Last October, in between arguments over the debt ceiling, the federal government somehow found time to send me an email. My student-loan payment was 70 days past due, the message read, so the government had reported me to each major credit bureau and would continue to report me until my account was brought current.
I'm betting the government sent out a lot of those emails to people like me - college graduates from middle-class families who didn't qualify for much in the way of scholarship aid and had parents who couldn't afford to pay for their schooling.
Research published last month in the journal Sociology of Education shows that students from middle-class families are bearing the brunt of the student-loan crisis. Jason Houle, a sociologist at Dartmouth College, analyzed the student-loan debt of about 9,000 men and women, focusing on how socioeconomics influenced debt.
He found that young adults from the socioeconomic top tier tended to be safeguarded from debt because their parents had more accurately anticipated college costs, did more planning for college and contributed more money to their children's education. Students from low-income families had access to financial aid other than loans. Students from middle-income families, meanwhile, took on far more debt than their lower- and higher-income peers.
A big part of the problem, of course, is that college is just too expensive. The Delta Cost Project at American Institutes for Research examined rising college costs and concluded that, in recent years, a combination of state funding cuts, overspending by research universities and decreased donations have led to tuition spikes at both public and private schools. And middle-class families often earn too much to qualify for financial aid or dwindling federal grant money. Borrowing, and borrowing too much, can feel like the only choice.
In August, President Barack Obama announced that over the next 18 months, the Department of Education will create value-based college rankings that should make it easier for students to avoid excessive debt. In the meantime, millions of former students are suffering for mistakes that weren't entirely their fault.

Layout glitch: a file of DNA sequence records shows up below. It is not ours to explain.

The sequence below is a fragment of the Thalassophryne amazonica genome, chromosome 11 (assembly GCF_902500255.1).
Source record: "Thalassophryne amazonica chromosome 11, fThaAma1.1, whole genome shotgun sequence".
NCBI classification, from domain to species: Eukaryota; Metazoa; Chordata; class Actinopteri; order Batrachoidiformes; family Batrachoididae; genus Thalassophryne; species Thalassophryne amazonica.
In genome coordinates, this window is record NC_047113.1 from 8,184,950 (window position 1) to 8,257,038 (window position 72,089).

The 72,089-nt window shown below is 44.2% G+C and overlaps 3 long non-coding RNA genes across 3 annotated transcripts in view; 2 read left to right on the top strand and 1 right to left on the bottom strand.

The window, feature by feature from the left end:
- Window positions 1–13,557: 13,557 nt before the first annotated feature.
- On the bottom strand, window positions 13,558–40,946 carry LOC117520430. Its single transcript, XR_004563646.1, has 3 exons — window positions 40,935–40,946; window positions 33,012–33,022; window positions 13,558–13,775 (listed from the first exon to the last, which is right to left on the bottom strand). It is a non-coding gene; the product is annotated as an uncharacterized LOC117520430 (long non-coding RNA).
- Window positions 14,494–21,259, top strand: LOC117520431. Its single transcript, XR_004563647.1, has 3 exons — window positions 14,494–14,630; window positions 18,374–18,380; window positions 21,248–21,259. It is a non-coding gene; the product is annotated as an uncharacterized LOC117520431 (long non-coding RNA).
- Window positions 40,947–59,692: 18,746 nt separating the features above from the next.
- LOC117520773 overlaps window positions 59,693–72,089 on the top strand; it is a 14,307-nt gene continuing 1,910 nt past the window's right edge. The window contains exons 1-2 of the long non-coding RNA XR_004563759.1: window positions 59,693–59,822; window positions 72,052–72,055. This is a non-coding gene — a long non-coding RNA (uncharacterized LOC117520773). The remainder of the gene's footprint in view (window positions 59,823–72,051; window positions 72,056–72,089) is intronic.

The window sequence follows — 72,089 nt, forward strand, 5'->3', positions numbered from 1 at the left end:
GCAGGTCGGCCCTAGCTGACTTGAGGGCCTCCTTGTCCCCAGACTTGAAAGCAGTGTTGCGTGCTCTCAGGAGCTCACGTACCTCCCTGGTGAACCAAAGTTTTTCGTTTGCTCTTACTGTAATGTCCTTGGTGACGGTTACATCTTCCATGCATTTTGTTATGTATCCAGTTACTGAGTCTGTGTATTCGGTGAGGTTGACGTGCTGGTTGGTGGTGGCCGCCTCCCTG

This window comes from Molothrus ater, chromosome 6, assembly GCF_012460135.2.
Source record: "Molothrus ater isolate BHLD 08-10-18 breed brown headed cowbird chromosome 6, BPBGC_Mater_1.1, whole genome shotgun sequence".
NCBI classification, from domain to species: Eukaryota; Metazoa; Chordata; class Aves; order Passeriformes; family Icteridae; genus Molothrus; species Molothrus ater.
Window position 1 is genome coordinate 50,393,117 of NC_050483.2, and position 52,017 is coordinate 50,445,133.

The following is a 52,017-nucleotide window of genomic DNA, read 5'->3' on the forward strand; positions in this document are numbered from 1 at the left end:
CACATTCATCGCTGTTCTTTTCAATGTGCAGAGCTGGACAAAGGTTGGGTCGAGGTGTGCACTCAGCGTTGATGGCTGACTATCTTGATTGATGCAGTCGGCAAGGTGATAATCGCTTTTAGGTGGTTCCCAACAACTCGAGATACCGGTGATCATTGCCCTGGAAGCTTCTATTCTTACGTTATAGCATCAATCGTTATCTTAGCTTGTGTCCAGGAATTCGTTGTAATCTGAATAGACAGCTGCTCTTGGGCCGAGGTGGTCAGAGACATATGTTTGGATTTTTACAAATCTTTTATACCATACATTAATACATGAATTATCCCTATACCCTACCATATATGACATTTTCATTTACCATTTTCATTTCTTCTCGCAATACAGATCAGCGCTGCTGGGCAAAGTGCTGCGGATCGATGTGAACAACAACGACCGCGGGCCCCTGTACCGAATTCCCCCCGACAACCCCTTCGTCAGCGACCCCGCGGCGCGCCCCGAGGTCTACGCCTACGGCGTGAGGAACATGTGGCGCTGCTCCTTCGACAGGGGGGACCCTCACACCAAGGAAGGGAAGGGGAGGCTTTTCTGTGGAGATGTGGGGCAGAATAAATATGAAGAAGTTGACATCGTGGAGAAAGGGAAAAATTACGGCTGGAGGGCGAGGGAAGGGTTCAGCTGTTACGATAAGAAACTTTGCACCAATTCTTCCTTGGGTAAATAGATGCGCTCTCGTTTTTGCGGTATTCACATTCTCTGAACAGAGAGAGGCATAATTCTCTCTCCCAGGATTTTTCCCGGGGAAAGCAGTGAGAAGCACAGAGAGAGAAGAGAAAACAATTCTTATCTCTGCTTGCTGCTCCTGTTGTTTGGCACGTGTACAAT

"The greatest irresponsibility is on the part of government and schools," said Anthony Carnevale, director of Georgetown University's Center on Education and the Workforce. "Most people, if offered money, will take it. But in most other cases, when large sums of money are involved, there are controls in place."
Getting a car loan, for example, requires proof of income. Not so with student loans. And too many students have little idea what kind of earnings they can expect, so they take on debt they may not be able to repay when the time comes.
"For a market to work well, it needs information. There's virtually none in this market," Carnevale said. "In a lot of ways, it's entrapment."
And schools know what they are doing, to some extent. A survey by Inside Higher Ed and Gallup, published in October, touches on a range of student debt issues, including how much student debt universities consider reasonable. (A lot.)
But the most interesting finding concerns "gapping" - the practice of admitting students to college without providing enough aid for them to enroll. Private colleges are 27 percent more likely to practice gapping than public colleges, but both do it. What's troubling is that 53 percent of public college directors said gapping was ethical, along with 74 percent of private college directors.
Clearly, a significant chunk of the higher education community is conflicted about financial aid practices - but not conflicted enough to communicate the ethical gray area to students. As a result, many students new to managing finances are left alone to decide whether to take out loans. Later they are left with the consequences of being stuck in deep financial holes.
It is often argued that a college degree confers extra earning ability that more than covers college debt. And in many cases that is undoubtedly true. But as I write this, more than 7 million borrowers are in default on a federal or private student loan, and research has shown that those in default suffer both emotionally and physically.
Considering how close the government came to defaulting, politicians should be able to relate to the plight of those with delinquent student loans. They, and schools, can take a first step by acknowledging their role in the student loan crisis. They can sit in the hole with us for a while.
Sarah Amandolare is a freelance journalist living in Los Angeles. She wrote this for the Los Angeles Times.
Distributed by MCT Information Services